Sunday, April 17, 2011

Short Story: The Trouble With Procreating Immortals

I had one of those wild short story-writing hairs today.

This is a Det and Stan story, set when Stan is 17. I've been writing about these characters for 15 years, and one of the continuing conflicts between Det and Stan is... Well, there are plenty of stories about beautiful, dangerous, magnetic immortals and the girls who love them. But what if said immortal (in this case, "immortal" = someone who lives a WHILE, but not forever) had a kid, who was not quite as beautiful and dangerous and magnetic as their parent?

Such has always been poor Stan's woe.

(YES, TWO BLOG POSTS IN ONE DAY AND ON A SUNDAY TOO. I know it's not practical...but I gotta post while I'm in a postin' mood.)

The first time she looked at him, he wasn’t sure it meant anything. She’d wandered into the coffeehouse and ordered a drink, then planted herself against the back wall not far from where he was sitting, glancing at the blues act on-stage between texting.

Stan smiled back at her. He liked to think he was good at flirting, but he’d never had that confirmed. And he didn’t have much experience. Homeschooling wasn’t known for its dating pool.

She glanced at him again. Still with a little gleam in her eye.

“Hey,” he said. “If you want to sit down, you can have this chair.” He pulled out the one next to him. They were in short supply.

“Oh! Yeah. Sure.” She sat down, still absorbed in her phone, red curls spilling over her face. Was that natural? Maybe. She had that pale red-head skin, but she was the cute kind of red-head. Not overly freckled. Not actually freckled at all. All fairy tale princess-like, Rose Red in blue jeans—oh, song title—except for the braces, but they were kind of hot too.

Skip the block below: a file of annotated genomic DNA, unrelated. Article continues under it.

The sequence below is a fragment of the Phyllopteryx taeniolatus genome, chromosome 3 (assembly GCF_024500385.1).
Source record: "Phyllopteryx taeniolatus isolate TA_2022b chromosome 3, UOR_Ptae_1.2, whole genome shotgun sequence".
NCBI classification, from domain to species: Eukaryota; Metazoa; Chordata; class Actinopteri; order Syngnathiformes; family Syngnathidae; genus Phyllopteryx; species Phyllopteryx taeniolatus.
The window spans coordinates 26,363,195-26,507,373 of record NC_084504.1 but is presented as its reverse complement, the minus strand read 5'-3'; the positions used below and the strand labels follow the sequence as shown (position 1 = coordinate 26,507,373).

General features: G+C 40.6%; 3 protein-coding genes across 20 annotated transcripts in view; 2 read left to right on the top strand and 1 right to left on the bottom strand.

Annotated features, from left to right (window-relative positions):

She looked up. “Do you like this kind of music?”

“Uh… Well, this band is just okay. In theory, maybe. I like all kinds of music.”

She nodded at his shirt. “I like your shirt.”

It was a Beatles shirt. The cover of Let It Be. Maybe not a great revelation in things-in-common, but he’d take it. “You like the Beatles?”

“Who doesn’t love the Beatles?” She tucked her phone in the pocket of her jeans and put her chin in her hand. Her hoodie was a little too big so the sleeves covered most of her hands. The blues band was thanking the audience and packing up their guitars.

“Next up is Gray Reilly,” Stan said, making a possibly ill-advised attempt to show off his insider knowledge of the Cherry Coffeehouse’s “Folk You 2011” lineup. “He’s one of the best banjo players around, so you can take that as a good thing or a bad thing, depending on your banjo stance.”

“I have a pretty neutral banjo stance.”

“One time this guy stole Gray Reilly’s car, and then he brought it back and said, ‘Here you go, man.’ Gray said, ‘Why’d you bring it back?’ He said, ‘I can’t get the new banjo smell out.’”

She laughed. “You must be a musician. Quick on the draw with the banjo jokes.”

“I play guitar.”

She leaned a hair closer. Girls liked musicians. They didn’t like folk musicians quite as much as rocker boys, but he guessed it was still better to be a musical geek than most other flavors of geekery. “How long have you been playing for?”

“Like…five years.”

“Oh wow. Do you go to college here?”

He thought she was a college student already. Nice. He prayed his dad wouldn’t walk in too soon. Det had wandered off to the bookstore around the corner half an hour ago and it was hard to say when he’d be back. Still, he wasn’t sure if he should lie about college. If she ended up being really interested, lying was a bad idea, so he reluctantly admitted, “No. Not yet.”